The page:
United States District Court, S.D. Indiana, Terre Haute Division
ROBERT K. DECKER, Plaintiff,
DAVID LUKENS, WILLIAM E. WILSON, Defendants.
ENTRY DISCUSSING DEFENDANTS' MOTION FOR SUMMARY
WILLIAM T. LAWRENCE, SENIOR JUDGE
Robert K. Decker (“Mr. Decker”), a federal
prisoner incarcerated at the Chicago Metropolitan
Correctional Center, alleges that, while he was incarcerated
at the United States Penitentiary in Terre Haute, Indiana,
the defendants failed to treat his hepatitis C in violation
of his Eighth Amendment rights.
pending before the Court is the Motion for Summary Judgment
filed by the defendants on November 16, 2018. Dkt. 28. The
defendants' motion argues that the claims alleged against
them are barred under the exhaustion provision of the Prison
Litigation Reform Act (“PLRA”), 42 U.S.C. §
1997e, that requires a prisoner to first exhaust his
available administrative remedies before filing a lawsuit in
Decker filed a response to the defendants' motion for
summary judgment arguing that the administrative remedy
process was unavailable to him because he was refused stamps
and the forms necessary to complete his appeal.
Standard of Review
Summary judgment should be granted “if the movant shows
that there is no genuine dispute as to any material fact and
the movant is entitled to a judgment as a matter of
law.” Fed. R. Civ. P. 56(a). A “material
fact” is one that “might affect the outcome of
the suit.” Anderson v. Liberty Lobby, Inc.,
477 U.S. 242, 248 (1986). The Court views the facts in the
light most favorable to the non-moving party and all
reasonable inferences are drawn in the non-movant's
favor. Ault v. Speicher, 634 F.3d 942, 945 (7th Cir.
applicable substantive law will dictate which facts are
material.” National Soffit & Escutcheons, Inc.,
v. Superior Systems, Inc., 98 F.3d 262, 265 (7th Cir.
1996) (citing Anderson, 477 U.S. at 248). The
substantive law applicable to this motion for summary
judgment is the PLRA, which requires that “[n]o action
shall be brought with respect to prison conditions under
section 1983 . . . until such administrative remedies as are
available are exhausted.” 42 U.S.C. § 1997e;
see Porter v. Nussle, 534 U.S. 516, 524-25 (2002).
“[T]he PLRA's exhaustion requirement applies to all
inmate suits about prison life, whether they involve general
circumstances or particular episodes, and whether they allege
excessive force or some other wrong.” Id. at
532 (citation omitted). The requirement to exhaust provides
“that no one is entitled to judicial relief for a
supposed or threatened injury until the prescribed
administrative remedy has been exhausted.” Woodford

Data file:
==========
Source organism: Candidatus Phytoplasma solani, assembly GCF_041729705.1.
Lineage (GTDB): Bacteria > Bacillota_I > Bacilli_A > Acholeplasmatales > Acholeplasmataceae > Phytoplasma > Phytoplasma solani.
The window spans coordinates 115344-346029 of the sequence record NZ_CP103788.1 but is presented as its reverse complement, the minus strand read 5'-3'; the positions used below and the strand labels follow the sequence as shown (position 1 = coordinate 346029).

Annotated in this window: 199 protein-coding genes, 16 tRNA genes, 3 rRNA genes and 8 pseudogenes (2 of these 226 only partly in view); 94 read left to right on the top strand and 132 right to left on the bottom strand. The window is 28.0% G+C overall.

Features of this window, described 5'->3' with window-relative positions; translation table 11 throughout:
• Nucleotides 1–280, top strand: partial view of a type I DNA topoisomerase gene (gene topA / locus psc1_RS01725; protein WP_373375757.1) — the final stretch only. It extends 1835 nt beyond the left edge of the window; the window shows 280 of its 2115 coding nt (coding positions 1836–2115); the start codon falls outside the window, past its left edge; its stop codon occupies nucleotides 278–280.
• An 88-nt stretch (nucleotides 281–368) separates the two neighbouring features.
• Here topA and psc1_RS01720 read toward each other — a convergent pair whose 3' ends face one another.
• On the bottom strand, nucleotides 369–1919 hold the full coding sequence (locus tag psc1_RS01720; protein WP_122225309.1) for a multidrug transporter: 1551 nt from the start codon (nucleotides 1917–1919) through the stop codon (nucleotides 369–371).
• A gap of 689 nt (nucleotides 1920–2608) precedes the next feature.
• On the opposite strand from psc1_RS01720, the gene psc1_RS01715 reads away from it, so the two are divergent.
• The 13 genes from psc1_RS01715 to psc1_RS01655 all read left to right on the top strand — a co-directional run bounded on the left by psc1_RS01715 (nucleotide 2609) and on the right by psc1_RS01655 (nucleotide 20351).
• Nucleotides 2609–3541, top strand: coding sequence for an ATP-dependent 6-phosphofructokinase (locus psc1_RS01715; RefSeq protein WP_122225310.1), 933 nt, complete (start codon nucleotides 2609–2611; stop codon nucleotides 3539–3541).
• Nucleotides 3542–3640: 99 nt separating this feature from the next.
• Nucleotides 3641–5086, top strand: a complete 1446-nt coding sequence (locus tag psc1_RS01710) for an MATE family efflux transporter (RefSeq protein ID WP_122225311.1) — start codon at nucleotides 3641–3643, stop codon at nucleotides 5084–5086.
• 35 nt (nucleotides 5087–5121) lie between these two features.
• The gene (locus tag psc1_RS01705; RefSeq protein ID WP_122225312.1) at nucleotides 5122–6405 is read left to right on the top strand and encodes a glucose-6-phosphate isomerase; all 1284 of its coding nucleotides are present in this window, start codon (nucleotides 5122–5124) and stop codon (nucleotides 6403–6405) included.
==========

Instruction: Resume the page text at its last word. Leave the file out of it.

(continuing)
v. Ngo, 548 U.S. 81, 88-89 (2006) (citation omitted).
Exhaustion of available administrative remedies
“‘means using all steps that the agency holds
out, and doing so properly (so that the agency addresses the
issues on the merits).'” Id. at 90
(quoting Pozo v. McCaughtry, 286 F.3d 1022, 1024
(7th Cir. 2002)). Proper use of the facility's grievance
system requires a prisoner “to file complaints and
appeals in the place, and at the time [as] the prison's
administrative rules require.” Pozo, 286 F.3d
at 1025; see also Dole v. Chandler, 438 F.3d 804,
809 (7th Cir. 2006).
“exhaustion requirement is strict. A prisoner must
comply with the specific procedures and deadlines established
by the prison's policy.” King v. McCarty,
781 F.3d 889, 893 (7th Cir. 2015). Exhaustion “is an
affirmative defense that a defendant has the burden of
times relevant to his claims, Mr. Decker was incarcerated at
Terre Haute Federal Correctional Facility (“Terre
Haute”). The Federal Bureau of Prisons maintains an
administrative remedy policy that is explained to inmates
each time they arrive at a new federal prison. Inmates also
have access to the administrative remedy policy in the
institutions' law libraries. All administrative remedy
requests submitted by inmates are logged and tracked in the
SENTRY computer database, a Bureau of Prisons electronic
record keeping system.
exhaust the administrative remedy process, inmates must
complete four steps. First, he must complete an informal
resolution form, referred to as a BP-8. Administrative remedy
requests submitted at the institution level, referred to as
BP-9s and identified in the SENTRY database by the notation
“F1” following the remedy identification number,
are the second step in the process. Regional Office
submissions, referred to as BP-10s and identified by the
notation “R1” following the remedy identification
number, are the third step. Finally, Central Office
submissions, referred to as BP-11s and identified by the
notation “A1” following the remedy identification
number, are the final step in the process.
to Program Statement 1130.18 and 28 C.F.R. § 542.15, an
inmate has 20 days from the date of a denial of a BP-9 to
appeal that decision through a BP-10 and 30 days from the
denial of a BP-10 to appeal that decision through a BP-11.
Dkt. 28-1. These time periods run from the date the Warden
signs the response rather than the date the response is
received by the inmate. If the relevant appeal is not
submitted within those respective deadlines, the file is
closed and no further proceedings will be permitted regarding
it absent a showing of valid reason for the delay.
March 1, 2018, Mr. Decker submitted a BP-9 form regarding the
lack of treatment for his hepatitis C. The grievance was
assigned Remedy Number 932439-F1. An explanation was provided
to Mr. Decker in response and the grievance was closed on
March 8, 2018. The defendants have no record of receiving
either a BP-10 or BP-11 form associated with this remedy
number. Dkt. 28-1.
BOP policy provides that an inmate has 20 days from the date
of denial of a BP-9 to appeal, Mr. Decker had through ...